Thank you so much for the information. For the first time I feel like I can actually do this. I'm new at gardening and fell in love with it during COVID quarantine. I purchased 2 gardenia bushes which I nearly killed and they are now coming back beautifully. I'm afraid to bring the plants in my house and 1) I have 2 active toddlers that love to explore and 2) the introduction of bugs into my home. I also have flourishing Climbing Mandevilla and several dipladenias. As a novice I went to Lowes and bought beautiful plants with no knowledge of how to care for them. In addition I am propagating several roses and hydrangeas. They are developing roots wonderfully, but I need to know get a handle of this greenhouse to give them a chance over winter.

- Elma

Hello Elma,

We're happy to hear you've become enamored with gardening this year. Overwintering non-hardy plants like these can be challenging, since indoors they either deteriorate a bit and then stagnate and simply "hold on" until they are put back outside in spring, or need greenhouse conditions of warmth, good sunlight, and higher humidity. This structure, while named a "greenhouse," isn't suitable for that purpose only because it is not well-insulated and not heated. (See brief article linked below.) Tropicals in an overwintering greenhouse would still need temperatures no lower than the upper 50s or 60s F. This structure probably would be good for use as a type of "cold frame," which is used to transition plants like vegetable seedlings/transplants into a stage of growth that will enable them to tolerate conditions outdoors unprotected.
https://stokes.ces.ncsu.edu/2019/01/greenhouse-and-cold-frame-tips-for-the-winter-months/

For overwintering the Mandevilla, Dipladenias, and Gardenias, they will need to come indoors unless a different greenhouse structure is obtained or used (one with glass or polycarbonate walls, most likely); even larger nursery-sized greenhouses need overnight heating in the winter as the trapped sunlight warmth isn't sufficient. Of course, if you have concerns over the toddlers eating any foliage indoors, then it may be best to let the plants expire outside as we experience freezes in another month or so. (Most gardeners treat these as single-season plants and replace them the following year.)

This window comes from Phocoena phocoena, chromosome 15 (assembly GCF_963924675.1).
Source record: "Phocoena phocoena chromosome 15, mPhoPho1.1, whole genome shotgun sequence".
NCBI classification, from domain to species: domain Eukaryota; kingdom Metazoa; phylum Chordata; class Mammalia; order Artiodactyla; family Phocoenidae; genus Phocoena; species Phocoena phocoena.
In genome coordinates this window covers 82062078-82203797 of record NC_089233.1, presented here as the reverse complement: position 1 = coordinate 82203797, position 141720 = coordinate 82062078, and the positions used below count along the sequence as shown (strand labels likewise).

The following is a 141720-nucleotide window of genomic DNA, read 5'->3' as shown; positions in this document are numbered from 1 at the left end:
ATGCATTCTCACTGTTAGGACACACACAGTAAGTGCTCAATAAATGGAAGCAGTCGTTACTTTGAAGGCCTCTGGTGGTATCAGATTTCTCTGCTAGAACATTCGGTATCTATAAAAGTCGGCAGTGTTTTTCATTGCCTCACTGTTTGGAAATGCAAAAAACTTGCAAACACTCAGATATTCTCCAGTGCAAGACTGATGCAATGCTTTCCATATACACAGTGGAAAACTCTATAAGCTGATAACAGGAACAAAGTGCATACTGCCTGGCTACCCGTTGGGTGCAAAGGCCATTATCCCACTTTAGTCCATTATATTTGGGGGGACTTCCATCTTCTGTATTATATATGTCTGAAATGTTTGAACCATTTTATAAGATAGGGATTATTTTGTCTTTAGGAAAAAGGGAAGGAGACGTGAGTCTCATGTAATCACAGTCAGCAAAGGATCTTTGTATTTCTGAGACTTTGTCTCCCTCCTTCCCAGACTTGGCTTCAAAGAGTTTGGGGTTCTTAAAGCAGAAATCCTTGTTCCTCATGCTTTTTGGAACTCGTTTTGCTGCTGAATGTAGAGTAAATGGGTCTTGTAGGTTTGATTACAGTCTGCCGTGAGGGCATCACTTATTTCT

If the rooted rose and hydrangea cuttings came from hardy outdoor plants, then the potted cuttings should spend the winter outside. Not allowing them to go dormant may interfere with their proper growth cycles and may eventually kill the plants. Planting them in the ground now is ideal as it will insulate the root ball well as the weather turns cold, but if that is not possible at this time, then you can try overwintering them in their pots in the greenhouse you purchased, as near-freezing temperatures shouldn't hurt them. (They will lose all of their leaves, but that is normal.) As the article above mentions, they will need periodic watering as complete desiccation can kill them.

You may find that the staff at some independent garden centers / nurseries can guide you in plant selection and care more so than at the box stores, which often only have limited information on the plant tag as a guide to its care. As gardeners ourselves, we completely understand the allure of impulse plant purchases; in the future, it may help to first get some feedback from experienced nursery personnel regarding how easy or challenging year-round care for tropicals like these can be. Certainly some gardeners opt to keep such plants as long as possible regardless, but others weigh those benefits against the costs of indoor maintenance challenges. (Again, this is plant-dependent, but for the Mandevilla and Dipladenia in particular, they are known to be difficult to overwinter indoors - even in commercial greenhouses.)

Miri